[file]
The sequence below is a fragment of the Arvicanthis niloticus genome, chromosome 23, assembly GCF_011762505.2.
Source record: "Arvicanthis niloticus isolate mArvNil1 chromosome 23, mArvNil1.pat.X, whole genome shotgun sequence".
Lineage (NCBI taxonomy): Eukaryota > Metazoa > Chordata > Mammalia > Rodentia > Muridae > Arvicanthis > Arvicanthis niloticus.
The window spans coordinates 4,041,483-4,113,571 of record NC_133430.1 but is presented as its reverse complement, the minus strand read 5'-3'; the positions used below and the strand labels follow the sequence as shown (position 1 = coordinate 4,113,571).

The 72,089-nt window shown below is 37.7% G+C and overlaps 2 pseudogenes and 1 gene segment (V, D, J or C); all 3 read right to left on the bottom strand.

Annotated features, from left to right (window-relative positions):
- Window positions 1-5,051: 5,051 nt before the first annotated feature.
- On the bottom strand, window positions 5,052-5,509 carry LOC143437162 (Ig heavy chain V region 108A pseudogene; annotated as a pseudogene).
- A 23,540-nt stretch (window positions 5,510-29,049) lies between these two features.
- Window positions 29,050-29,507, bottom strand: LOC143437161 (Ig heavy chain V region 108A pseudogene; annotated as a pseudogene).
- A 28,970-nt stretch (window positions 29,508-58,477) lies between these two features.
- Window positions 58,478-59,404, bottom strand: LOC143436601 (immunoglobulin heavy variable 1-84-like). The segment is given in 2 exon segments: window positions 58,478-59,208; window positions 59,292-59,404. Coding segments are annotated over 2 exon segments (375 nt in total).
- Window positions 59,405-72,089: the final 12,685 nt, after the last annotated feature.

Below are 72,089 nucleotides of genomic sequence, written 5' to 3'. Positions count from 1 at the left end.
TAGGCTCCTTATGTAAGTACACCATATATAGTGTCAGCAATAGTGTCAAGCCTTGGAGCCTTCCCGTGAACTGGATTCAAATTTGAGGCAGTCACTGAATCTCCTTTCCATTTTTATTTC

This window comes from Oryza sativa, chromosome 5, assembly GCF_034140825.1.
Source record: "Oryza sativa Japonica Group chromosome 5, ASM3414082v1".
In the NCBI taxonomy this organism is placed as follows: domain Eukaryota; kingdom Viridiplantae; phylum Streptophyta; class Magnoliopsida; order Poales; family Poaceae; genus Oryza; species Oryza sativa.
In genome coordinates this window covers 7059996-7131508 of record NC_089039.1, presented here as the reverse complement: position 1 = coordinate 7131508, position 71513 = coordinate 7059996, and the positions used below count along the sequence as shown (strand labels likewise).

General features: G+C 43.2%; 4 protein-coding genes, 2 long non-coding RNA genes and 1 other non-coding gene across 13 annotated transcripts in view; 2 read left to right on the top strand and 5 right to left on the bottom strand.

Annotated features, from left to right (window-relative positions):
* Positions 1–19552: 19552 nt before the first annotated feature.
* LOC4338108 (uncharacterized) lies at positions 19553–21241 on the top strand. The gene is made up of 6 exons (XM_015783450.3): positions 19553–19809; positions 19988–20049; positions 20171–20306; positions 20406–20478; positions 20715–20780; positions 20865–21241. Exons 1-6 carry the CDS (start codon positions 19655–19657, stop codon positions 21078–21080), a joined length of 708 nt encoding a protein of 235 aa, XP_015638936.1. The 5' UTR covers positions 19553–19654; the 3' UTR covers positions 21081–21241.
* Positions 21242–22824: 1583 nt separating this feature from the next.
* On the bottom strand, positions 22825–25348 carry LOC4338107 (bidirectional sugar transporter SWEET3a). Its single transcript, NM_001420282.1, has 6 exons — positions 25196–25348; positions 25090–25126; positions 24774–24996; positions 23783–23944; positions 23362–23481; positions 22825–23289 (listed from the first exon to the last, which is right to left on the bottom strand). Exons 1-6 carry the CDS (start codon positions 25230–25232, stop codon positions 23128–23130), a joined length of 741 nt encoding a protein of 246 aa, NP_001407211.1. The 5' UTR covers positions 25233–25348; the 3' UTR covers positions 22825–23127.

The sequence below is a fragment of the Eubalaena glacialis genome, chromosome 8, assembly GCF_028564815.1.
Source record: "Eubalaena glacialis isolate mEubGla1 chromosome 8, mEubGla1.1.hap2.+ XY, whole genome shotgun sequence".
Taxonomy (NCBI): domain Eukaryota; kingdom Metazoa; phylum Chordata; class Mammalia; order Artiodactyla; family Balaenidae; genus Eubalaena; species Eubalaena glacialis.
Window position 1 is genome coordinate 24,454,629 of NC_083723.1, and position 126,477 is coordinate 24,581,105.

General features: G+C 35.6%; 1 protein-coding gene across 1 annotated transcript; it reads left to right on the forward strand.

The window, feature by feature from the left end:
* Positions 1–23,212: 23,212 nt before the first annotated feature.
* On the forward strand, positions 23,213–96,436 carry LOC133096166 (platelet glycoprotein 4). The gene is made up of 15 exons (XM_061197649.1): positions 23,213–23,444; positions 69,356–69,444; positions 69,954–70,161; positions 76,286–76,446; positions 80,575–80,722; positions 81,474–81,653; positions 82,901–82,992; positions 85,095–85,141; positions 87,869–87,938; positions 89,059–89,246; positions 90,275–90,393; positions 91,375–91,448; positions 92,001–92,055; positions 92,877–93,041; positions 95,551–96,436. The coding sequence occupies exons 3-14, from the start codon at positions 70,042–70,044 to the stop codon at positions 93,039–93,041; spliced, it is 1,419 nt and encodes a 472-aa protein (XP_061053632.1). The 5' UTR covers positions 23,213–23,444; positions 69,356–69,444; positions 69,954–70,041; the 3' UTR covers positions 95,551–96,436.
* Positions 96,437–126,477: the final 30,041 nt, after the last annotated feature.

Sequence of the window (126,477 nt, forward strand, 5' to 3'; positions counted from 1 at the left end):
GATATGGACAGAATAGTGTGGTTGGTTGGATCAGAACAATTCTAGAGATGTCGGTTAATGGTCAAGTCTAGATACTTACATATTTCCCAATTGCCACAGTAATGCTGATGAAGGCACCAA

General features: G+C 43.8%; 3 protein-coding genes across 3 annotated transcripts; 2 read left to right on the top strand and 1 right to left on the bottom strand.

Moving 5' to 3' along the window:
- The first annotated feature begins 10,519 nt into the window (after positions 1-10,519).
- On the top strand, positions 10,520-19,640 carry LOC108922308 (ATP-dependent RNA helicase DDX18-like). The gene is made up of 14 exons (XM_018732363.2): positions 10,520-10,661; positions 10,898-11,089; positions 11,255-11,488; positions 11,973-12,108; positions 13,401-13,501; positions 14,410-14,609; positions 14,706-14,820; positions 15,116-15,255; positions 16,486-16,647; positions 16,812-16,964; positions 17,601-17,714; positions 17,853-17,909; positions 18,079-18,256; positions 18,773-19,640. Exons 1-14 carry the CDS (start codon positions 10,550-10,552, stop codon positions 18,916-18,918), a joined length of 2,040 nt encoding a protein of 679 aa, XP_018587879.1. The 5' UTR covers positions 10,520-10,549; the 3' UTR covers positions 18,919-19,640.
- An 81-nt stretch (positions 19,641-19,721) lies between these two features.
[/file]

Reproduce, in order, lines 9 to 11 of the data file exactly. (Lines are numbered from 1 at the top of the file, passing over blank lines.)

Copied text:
- A 23,540-nt stretch (window positions 5,510-29,049) lies between these two features.
- Window positions 29,050-29,507, bottom strand: LOC143437161 (Ig heavy chain V region 108A pseudogene; annotated as a pseudogene).
- A 28,970-nt stretch (window positions 29,508-58,477) lies between these two features.